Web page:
Lebanon Oil and Gas

In this interview given to Albert Kostanian from LBCI, Dr Carole Nakhle, CEO of Crystol Energy, discusses the outlook of the oil and gas sector in Lebanon.

Dr Carole Nakhle discusses the latest developments of the Lebanese oil and gas sector with Albert Kostanian from LBCI

Key takeaways:

  • Lebanese officials have called Lebanon an ‘oil country’ even though no discovery has been made to date – a typical manifestation of building unrealistic expectations which can lead to many troubles down the road.
  • Some officials are urgently pushing to set up a Sovereign Wealth Fund (SWF). That makes Lebanon one of the few countries to set up such a fund before any discovery is made. For example, Norway established its SWF almost two decades after first discovery and today it is the largest of such funds and exemplary in its governance. That was partly due to its independence which is highly questionable in a country like Lebanon where such entities risk being highly politicised.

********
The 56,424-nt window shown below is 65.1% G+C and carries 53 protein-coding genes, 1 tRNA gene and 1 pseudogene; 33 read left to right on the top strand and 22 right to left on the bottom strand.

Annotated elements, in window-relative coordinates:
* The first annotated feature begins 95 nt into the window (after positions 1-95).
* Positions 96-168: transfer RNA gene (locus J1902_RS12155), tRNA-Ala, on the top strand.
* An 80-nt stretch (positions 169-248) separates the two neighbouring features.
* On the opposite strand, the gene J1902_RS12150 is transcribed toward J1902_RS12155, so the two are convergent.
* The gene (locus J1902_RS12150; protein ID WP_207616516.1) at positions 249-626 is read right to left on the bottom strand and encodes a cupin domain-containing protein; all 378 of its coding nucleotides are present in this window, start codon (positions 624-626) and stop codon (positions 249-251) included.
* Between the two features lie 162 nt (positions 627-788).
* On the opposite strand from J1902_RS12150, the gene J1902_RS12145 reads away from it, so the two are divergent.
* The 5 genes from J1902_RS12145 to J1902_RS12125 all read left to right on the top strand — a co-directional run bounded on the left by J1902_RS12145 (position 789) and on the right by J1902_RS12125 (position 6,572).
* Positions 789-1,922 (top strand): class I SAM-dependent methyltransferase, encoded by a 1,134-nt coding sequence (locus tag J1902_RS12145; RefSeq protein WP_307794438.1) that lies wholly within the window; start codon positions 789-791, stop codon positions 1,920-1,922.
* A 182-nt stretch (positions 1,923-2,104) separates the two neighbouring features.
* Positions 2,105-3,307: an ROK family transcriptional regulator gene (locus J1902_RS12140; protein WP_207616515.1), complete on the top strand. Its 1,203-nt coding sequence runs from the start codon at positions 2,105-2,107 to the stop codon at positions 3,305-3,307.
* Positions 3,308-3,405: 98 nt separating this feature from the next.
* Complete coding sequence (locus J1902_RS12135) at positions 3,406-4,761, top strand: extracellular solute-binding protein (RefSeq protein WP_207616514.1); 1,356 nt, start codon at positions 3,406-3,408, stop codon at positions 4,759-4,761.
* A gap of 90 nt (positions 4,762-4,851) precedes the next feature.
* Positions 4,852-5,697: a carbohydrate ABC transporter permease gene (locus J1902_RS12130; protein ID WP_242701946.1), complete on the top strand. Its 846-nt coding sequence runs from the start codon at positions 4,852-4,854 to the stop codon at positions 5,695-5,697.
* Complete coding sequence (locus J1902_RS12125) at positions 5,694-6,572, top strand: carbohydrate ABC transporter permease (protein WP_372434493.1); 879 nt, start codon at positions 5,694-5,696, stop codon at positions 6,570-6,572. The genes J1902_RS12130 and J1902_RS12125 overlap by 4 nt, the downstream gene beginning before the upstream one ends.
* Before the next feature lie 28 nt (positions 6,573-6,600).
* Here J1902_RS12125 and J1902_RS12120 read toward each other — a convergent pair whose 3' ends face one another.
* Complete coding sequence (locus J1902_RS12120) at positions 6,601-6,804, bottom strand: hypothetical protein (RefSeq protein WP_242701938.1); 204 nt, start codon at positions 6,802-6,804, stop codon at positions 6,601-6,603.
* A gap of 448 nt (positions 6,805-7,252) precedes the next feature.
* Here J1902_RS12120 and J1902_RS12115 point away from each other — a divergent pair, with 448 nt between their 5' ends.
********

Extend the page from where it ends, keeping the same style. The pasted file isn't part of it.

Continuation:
• A petroleum fund is not a prerequisite for successful oil and gas revenue management but a sound fiscal policy is.
  • Non-governmental organisations (NGOs) have been pushing for transparency which is good but insufficient. Without accountability, transparency alone is far from being sufficient for good governance.
  • The list of poorly managed and corrupt national oil companies is much longer than the successful ones. It takes time to build a competent organisation, especially one which is state owned.
  • Until a discovery is made, the geological risk will remain higher in Lebanon compared to neighbouring countries where discoveries have been made.
  • The EastMed is a politically fragmented region – a major handicap to efficiently exploit its hydrocarbons potential.
  • The maritime border deal between Lebanon and Israel is a positive development that decreases the geopolitical risk in the region. However, the deal does not rule out potential disputes should a discovery be made spanning both territories especially when Lebanon and Israel are still officially at war.

Dr Nakhle was joined by:

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